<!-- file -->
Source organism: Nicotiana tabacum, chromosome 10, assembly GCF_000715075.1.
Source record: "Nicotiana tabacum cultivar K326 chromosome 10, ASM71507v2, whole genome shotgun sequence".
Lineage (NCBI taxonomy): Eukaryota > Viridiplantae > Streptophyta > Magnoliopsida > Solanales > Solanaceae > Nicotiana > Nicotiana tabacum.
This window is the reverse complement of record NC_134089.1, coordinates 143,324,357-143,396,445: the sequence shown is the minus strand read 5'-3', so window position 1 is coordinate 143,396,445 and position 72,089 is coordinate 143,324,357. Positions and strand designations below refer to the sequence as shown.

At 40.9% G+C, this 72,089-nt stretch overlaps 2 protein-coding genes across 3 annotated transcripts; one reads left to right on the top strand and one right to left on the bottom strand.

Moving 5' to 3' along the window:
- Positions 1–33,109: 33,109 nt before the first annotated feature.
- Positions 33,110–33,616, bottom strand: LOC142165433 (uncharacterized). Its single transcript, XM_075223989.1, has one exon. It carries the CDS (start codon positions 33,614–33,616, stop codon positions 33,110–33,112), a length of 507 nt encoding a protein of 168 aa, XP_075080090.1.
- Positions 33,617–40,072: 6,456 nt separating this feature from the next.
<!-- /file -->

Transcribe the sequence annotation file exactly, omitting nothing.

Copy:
Source organism: Nicotiana tabacum, chromosome 10, assembly GCF_000715075.1.
Source record: "Nicotiana tabacum cultivar K326 chromosome 10, ASM71507v2, whole genome shotgun sequence".
Lineage (NCBI taxonomy): Eukaryota > Viridiplantae > Streptophyta > Magnoliopsida > Solanales > Solanaceae > Nicotiana > Nicotiana tabacum.
This window is the reverse complement of record NC_134089.1, coordinates 143,324,357-143,396,445: the sequence shown is the minus strand read 5'-3', so window position 1 is coordinate 143,396,445 and position 72,089 is coordinate 143,324,357. Positions and strand designations below refer to the sequence as shown.

At 40.9% G+C, this 72,089-nt stretch overlaps 2 protein-coding genes across 3 annotated transcripts; one reads left to right on the top strand and one right to left on the bottom strand.

Moving 5' to 3' along the window:
- Positions 1–33,109: 33,109 nt before the first annotated feature.
- Positions 33,110–33,616, bottom strand: LOC142165433 (uncharacterized). Its single transcript, XM_075223989.1, has one exon. It carries the CDS (start codon positions 33,614–33,616, stop codon positions 33,110–33,112), a length of 507 nt encoding a protein of 168 aa, XP_075080090.1.
- Positions 33,617–40,072: 6,456 nt separating this feature from the next.